I was curious if bx_console N differed from the original sonically, so I performed a null test of two identical tracks, loading the original plug-in on one track and N on the other, and flipping the polarity on one of the tracks. They were close but did not cancel. Playing with N's new THD control, I was still unable to get the audio to cancel. (Just to make sure there wasn't something wacky going on in my DAW, I verified that I could achieve 100% cancellation with two instances of N.) Through this process, I discovered that the preset files from the original bx_console are not compatible with the new bx_console N, and copy/paste functions do not work between the two — so anything you've done with the original will have to be recreated manually in N. With that said, bx_console N does not automatically replace the original, so my old projects remained intact with no surprises when I opened them.

When I originally reviewed bx_console, I concluded that I couldn't say definitively if a mix sounded better with the same bx_console variant on every channel, or different TMT variations across all channels — but I felt better knowing there was some analog-style deviation under the hood. I had a chance to try bx_console G on a beautiful rendition of the jazz classic, "Beyond the Sea," with 10 channels of vocals. I still feel the same way as before. These new plug-ins sound phenomenal, but on the mix in question, bx_console G sounded phenomenal with or without TMT variations in place. I still liked and chose the TMT version though. Was I feeling sentimental for analog-ness?

My only complaint about these plug-ins is the devotion to the original layout of the analog consoles. Brainworx has added excellent sonic enhancements that were either not practical on the originals or not thought of. Why not extend that thinking to the layout? As it is, you have to learn these interfaces, and I was not able to do that without reading the manual. The manual is great, and full of interesting pro-tips, so I didn't mind; but unless you already know these consoles, you will not hit the ground running with these plug-ins. For example, why have abbreviated labels like "DYN SC" and "RGE" when you are no longer limited by metalwork and space? And why not have some value boxes that you can type into? I'd guess, based on the enthusiasm for the originals that is oozing though the manuals, that Brainworx wants this to feel as much like using the real consoles as possible. But given that I am staring at a glowing screen anyway, I'd like to take advantage of that screen.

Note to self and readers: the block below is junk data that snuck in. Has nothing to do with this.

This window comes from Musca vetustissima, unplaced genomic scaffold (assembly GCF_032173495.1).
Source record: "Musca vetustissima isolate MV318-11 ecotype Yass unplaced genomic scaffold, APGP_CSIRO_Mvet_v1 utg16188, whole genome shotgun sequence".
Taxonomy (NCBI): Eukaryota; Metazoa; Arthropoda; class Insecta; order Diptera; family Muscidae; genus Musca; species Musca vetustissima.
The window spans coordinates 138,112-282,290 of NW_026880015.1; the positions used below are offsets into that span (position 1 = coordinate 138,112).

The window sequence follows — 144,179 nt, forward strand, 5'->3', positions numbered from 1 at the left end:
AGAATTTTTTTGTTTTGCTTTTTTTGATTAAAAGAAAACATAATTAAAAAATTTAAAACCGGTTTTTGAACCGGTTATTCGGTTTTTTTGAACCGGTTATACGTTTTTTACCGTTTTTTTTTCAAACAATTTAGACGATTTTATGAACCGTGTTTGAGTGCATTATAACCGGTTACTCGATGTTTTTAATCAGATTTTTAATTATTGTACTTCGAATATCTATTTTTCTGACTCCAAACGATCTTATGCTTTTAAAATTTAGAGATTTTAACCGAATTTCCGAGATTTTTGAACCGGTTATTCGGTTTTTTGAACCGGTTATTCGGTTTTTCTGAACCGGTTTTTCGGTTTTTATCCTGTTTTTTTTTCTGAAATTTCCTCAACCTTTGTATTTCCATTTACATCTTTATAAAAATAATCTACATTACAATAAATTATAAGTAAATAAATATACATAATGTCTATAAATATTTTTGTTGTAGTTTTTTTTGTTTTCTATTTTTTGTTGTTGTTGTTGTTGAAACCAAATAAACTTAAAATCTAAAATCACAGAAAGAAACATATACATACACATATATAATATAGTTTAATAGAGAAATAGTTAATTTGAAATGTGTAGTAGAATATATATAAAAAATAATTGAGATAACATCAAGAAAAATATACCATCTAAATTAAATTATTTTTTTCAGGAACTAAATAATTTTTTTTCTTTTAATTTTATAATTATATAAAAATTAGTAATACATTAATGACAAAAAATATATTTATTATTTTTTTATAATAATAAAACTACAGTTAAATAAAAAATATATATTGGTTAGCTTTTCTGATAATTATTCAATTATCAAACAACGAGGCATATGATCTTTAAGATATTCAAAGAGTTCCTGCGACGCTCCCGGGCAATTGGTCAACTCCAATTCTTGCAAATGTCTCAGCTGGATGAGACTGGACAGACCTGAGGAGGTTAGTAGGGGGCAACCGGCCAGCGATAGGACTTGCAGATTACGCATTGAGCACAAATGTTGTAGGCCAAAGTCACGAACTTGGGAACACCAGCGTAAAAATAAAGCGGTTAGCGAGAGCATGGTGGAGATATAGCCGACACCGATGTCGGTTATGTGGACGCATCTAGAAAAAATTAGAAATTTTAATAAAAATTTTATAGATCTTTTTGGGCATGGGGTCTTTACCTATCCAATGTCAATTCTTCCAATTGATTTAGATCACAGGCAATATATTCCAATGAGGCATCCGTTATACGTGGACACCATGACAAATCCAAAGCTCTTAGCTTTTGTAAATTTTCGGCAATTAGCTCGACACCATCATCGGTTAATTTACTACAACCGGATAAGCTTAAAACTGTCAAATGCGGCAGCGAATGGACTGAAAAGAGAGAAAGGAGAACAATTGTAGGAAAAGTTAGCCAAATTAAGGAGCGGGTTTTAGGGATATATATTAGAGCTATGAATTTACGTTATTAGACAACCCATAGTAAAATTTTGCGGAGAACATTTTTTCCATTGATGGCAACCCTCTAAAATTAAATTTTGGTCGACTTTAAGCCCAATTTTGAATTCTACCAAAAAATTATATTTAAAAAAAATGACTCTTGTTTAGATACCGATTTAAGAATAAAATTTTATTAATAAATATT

The only thing that would make the experience of using these plug-ins more analog is if each license came with a unique set of TMT channels, and you could not rearrange the order. I am of course taking it for granted that these sound like the specific consoles they were modeled after. I have no way of knowing for sure, but on the other hand, I also don't care. They sound great, and all three versions are tied for the most feature-rich channel strips I have. So, in addition to analog enthusiasts everywhere, I'd also recommend these to folks just starting in recording. Despite the learning curve, I don't know of any plug-ins that can do everything that these can do. Once you learn them, you'll have a good grip on dynamics processing and EQ. Just like the analog versions of these consoles, you can truly get away with using nothing but one of these bx_console plug-ins, plus some reverb, to complete a mix. If you've got a nice room, you might not even need the reverb. I can't think of a better bargain.

Tape Op is a bi-monthly magazine devoted to the art of record making.